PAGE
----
11. Jon M says:


    Meekness is a solid leadership characteristic. Although it seems opposite, there is a strength in a meek approach. It is an approach of patience and understanding, a seek-to-understand first step.

    In my opinion, leaders who have a meekness quality carry a strong inner spirit in their words and actions.

    Excellent post!


    Bret L. Simmons Reply:

    Welcome, Jon! I like your observations. Helps clarify a difficult concept. Thanks! Bret

  12. Beth says:

    Bret, in thinking about this subject, I remembered a true-life example that many of us may remember from the movies — actually from my favorite movie. In Apollo 13, rookie astronaut Ken Mattingly is scrubbed from the mission 72 hours before launch because of a possibility of exposure to German measles. Being robbed of his moment in history on such slim and arbitrary grounds rankles him, and he responds to his superiors with frustration at first, but then his self-discipline kicks in. After launch, when the mission is endangered, a still-completely-healthy Ken Mattingly works nonstop in the flight simulator to troubleshoot a solution and plays a pivotal role in the rescue of the three Apollo 13 astronauts.

    (Despite a stellar career as a Navy carrier pilot — a job not known for reticence — the real Ken Mattingly was able to accept an unwanted position on the sidelines and perform with excellence under grueling pressure, undoubtedly aided by his experience as the astronaut member of the NASA team that developed and tested the Apollo spacesuit and backpack. He truly seemed fated to fill the key role of emergency systems tester that was needed got the other men back on the ground.)

    Actor Gary Sinise effectively portrays Ken’s meekness in overcoming his disappointment and sense of entitlement to sustain a team mentality and help the mission succeed. It’s a powerful performance.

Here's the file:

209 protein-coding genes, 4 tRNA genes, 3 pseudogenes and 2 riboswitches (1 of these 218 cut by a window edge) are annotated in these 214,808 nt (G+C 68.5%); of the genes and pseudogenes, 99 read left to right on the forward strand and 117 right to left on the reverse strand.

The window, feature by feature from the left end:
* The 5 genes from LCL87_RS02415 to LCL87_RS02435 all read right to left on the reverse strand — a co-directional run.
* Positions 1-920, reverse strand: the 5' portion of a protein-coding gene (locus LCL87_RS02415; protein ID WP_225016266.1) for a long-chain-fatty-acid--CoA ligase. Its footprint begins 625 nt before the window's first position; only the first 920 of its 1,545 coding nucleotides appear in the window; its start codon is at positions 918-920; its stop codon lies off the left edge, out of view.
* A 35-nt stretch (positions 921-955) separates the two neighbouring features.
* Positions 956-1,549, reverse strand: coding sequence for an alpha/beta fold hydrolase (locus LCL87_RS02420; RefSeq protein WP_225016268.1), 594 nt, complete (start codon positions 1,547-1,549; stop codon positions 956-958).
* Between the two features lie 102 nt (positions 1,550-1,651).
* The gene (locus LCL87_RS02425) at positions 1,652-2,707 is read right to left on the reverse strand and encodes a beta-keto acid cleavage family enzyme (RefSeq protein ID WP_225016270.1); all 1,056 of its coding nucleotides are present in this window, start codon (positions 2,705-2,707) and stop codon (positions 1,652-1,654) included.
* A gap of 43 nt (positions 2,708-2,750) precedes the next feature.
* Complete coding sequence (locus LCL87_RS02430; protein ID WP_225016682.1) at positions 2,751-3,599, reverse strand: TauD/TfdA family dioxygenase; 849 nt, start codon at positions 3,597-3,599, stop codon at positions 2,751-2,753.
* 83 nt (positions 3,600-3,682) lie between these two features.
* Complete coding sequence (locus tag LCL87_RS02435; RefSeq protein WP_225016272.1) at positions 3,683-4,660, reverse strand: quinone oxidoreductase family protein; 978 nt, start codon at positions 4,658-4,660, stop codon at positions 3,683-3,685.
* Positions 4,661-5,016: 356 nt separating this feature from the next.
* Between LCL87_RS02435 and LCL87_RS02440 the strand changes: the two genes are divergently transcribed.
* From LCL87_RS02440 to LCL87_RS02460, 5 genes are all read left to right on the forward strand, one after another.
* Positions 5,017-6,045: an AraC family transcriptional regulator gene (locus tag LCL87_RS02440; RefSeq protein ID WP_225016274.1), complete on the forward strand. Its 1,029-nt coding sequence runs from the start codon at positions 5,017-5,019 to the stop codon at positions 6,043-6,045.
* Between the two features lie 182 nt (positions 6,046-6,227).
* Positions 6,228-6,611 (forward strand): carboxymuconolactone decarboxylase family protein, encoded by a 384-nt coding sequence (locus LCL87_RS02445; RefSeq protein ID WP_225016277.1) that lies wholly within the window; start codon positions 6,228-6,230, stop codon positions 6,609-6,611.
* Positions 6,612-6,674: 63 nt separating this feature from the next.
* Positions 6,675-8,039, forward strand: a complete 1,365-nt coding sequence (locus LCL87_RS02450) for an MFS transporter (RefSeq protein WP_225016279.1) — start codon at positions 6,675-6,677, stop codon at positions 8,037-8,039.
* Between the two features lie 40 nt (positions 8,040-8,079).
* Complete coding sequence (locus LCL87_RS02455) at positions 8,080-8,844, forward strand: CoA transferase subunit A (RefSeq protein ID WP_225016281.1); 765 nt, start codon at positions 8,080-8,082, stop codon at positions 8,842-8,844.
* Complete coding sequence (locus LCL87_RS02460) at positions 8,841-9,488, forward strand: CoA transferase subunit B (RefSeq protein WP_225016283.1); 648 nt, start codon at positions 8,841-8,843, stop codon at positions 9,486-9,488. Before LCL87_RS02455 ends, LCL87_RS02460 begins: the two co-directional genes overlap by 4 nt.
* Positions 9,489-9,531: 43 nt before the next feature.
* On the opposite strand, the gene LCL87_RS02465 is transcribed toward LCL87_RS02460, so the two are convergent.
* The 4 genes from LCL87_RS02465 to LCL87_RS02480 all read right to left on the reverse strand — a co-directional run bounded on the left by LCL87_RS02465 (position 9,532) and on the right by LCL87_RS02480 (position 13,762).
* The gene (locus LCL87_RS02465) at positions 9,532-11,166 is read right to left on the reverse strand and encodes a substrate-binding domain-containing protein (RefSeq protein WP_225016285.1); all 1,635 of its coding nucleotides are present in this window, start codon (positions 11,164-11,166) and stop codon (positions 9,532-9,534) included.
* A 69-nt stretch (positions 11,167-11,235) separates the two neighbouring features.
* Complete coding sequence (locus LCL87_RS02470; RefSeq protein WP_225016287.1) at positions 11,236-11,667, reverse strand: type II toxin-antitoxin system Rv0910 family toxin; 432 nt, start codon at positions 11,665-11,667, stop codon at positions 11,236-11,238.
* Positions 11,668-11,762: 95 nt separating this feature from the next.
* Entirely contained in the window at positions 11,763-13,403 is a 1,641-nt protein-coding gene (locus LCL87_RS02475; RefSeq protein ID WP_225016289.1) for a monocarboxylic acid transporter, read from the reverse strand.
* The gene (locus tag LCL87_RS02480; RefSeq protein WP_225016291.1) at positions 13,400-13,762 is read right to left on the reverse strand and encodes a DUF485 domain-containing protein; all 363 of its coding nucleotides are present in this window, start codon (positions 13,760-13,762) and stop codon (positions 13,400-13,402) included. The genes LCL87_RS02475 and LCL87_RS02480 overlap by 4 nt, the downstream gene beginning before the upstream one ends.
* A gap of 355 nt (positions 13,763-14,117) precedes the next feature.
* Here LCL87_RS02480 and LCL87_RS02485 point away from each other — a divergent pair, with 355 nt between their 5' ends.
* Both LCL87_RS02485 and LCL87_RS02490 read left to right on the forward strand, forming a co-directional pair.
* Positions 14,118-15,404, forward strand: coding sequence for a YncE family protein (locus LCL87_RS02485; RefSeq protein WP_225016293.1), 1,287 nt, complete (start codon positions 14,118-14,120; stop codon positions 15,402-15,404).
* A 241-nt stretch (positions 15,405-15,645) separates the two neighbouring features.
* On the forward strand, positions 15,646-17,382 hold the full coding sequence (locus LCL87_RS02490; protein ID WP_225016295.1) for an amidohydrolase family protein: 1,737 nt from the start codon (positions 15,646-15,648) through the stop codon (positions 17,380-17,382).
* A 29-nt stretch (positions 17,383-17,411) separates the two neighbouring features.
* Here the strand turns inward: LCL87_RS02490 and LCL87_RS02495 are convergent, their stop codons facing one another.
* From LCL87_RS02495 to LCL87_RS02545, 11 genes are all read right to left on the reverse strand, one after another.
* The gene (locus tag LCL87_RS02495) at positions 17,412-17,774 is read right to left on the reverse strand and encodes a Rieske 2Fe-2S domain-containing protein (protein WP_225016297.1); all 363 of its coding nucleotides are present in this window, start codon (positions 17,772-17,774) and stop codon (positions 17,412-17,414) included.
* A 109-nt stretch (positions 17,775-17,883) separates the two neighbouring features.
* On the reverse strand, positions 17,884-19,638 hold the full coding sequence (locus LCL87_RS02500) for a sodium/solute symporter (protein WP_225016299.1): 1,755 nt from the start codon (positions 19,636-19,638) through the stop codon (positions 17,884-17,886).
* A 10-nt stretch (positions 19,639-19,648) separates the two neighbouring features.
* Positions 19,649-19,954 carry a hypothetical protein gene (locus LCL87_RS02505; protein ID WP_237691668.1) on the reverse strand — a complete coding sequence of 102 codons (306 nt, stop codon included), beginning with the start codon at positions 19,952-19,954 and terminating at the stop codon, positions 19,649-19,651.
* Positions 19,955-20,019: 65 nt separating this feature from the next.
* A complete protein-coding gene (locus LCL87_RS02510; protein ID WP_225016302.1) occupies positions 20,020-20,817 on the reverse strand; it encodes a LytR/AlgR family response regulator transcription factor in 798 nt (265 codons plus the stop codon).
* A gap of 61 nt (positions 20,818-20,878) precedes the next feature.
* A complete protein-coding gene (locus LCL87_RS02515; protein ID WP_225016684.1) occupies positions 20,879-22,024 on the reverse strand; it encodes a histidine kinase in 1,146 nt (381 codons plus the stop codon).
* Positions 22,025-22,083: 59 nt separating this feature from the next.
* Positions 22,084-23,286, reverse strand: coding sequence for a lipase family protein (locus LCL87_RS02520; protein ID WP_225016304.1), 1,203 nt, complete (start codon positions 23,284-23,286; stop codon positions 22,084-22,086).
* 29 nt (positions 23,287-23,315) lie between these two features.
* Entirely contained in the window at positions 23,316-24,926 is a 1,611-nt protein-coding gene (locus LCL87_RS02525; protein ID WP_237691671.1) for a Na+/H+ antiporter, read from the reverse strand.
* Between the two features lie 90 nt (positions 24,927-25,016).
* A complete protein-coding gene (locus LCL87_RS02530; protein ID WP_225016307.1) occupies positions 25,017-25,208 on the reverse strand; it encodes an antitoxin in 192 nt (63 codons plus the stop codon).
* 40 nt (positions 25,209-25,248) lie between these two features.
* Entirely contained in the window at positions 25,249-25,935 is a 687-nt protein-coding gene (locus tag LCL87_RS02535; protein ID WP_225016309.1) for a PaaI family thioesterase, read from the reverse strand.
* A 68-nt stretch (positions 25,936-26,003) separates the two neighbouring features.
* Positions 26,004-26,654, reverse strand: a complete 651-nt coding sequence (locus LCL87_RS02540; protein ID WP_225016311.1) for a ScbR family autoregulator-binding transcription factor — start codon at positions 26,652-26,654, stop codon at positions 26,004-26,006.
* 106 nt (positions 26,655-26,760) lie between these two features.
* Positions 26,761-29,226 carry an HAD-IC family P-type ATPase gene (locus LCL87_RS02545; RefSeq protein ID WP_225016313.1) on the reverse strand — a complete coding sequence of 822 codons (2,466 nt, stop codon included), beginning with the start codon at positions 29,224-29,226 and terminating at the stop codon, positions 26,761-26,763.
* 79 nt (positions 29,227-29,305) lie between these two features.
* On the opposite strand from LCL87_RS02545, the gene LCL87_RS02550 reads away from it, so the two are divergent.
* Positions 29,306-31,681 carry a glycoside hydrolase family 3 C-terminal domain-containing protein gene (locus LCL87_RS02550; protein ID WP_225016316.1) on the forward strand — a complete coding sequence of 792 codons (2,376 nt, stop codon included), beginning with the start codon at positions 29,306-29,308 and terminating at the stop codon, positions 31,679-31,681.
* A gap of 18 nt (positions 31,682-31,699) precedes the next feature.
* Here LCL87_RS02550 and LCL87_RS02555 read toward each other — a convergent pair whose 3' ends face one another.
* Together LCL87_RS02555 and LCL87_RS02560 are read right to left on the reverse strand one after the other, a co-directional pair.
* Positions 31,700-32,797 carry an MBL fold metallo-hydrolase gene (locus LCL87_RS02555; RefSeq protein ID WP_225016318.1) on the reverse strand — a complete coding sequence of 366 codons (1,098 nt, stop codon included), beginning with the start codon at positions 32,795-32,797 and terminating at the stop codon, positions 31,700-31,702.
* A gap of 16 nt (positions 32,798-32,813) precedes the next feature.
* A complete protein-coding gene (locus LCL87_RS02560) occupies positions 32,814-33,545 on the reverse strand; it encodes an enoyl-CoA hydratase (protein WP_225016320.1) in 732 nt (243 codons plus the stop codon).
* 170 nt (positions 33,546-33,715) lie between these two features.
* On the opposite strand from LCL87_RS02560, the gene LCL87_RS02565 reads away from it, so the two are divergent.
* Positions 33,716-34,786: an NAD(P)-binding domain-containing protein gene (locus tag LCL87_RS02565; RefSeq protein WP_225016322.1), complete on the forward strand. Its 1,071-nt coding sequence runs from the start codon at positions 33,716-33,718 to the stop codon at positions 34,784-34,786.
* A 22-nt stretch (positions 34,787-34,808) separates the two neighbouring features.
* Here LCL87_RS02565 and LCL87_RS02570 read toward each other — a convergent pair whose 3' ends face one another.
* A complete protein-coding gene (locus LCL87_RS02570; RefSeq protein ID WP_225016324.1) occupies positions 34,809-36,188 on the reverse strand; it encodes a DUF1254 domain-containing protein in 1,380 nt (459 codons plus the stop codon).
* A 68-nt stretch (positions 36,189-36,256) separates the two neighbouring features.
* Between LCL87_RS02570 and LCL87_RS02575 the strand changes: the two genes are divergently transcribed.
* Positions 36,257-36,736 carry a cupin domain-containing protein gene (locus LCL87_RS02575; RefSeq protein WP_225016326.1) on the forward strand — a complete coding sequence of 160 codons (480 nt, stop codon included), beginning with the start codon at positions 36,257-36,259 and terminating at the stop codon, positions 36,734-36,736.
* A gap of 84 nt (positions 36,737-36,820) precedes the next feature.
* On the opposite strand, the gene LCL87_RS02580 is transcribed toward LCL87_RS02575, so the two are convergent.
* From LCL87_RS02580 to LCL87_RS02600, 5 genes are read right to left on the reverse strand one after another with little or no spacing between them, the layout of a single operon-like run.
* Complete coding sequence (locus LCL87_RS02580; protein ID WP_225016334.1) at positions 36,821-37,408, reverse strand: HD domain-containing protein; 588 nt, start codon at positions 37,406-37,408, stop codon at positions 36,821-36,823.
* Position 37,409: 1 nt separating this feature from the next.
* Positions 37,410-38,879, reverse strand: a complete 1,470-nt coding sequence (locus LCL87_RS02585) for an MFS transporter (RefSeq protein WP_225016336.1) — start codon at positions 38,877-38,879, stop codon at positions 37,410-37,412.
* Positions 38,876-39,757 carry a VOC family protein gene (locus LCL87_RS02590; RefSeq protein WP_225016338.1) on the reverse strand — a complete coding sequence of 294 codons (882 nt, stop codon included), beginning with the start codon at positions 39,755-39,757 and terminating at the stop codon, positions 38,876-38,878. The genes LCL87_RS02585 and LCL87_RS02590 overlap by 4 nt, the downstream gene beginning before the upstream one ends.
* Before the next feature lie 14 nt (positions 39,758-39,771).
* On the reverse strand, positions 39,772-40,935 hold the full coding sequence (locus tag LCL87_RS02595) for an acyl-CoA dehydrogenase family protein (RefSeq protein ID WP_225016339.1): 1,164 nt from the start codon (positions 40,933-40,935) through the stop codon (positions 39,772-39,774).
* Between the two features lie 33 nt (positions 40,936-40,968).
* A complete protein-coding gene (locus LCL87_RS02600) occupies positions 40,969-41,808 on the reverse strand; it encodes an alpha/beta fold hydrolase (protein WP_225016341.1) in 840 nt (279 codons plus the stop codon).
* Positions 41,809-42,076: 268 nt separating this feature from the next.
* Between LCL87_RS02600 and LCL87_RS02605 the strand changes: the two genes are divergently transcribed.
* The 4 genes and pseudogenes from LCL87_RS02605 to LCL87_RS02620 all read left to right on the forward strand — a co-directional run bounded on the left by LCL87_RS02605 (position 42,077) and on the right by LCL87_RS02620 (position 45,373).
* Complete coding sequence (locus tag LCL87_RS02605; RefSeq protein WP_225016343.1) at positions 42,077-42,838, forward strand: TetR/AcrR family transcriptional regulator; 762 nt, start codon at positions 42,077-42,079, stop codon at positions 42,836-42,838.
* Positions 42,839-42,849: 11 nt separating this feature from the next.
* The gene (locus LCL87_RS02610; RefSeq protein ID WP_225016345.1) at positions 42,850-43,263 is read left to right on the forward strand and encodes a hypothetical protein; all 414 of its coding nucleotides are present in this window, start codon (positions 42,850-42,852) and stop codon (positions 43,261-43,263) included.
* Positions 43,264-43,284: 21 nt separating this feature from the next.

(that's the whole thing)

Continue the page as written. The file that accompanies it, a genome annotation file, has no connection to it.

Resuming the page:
The real Ken Mattingly never got into orbit as an Apollo astronaut. But he went on to play key leadership roles at NASA throughout his career until his retirement in 1985. Because of his Apollo 13 role, many in NASA looked up to him as a legendary figure. He was a mentor to astronauts and helped design and direct onboarding, support and training systems for them up through the shuttle era.

    Apollo 13 is a great movie about teamwork — and just the kind of entertainment to watch with the family on a rainy end-of-summer day — or if you’re in the New York area, like me, maybe during a hurricane! 🙂

    Bret L. Simmons Reply:

    That’s a great example, Beth. Makes me want to go back and watch that movie again. Thanks for sharing! Bret

  13. Beth says:

    Oops, correction, actually Mattingly was on board Apollo 16 and even drove the EVA around on the moon. Go Ken!

  14. Nath says:

    Religion aside, I believe that the different versions of “the meek shall inherit the earth” refers to the indigenous people of this planet who have always viewed nature and the environment with reverence, nurturing and deep respect, as well as with consideration for their ancestors and future generations. With strength, not weakness. Your positive definition of the word “meek” ties in with that – rather than the Uriah Heapish interpretation of “meek”!

    Bret L. Simmons Reply:

    Welcome, Nath. I do think meek has a positive meaning. Thanks for sharing! Bret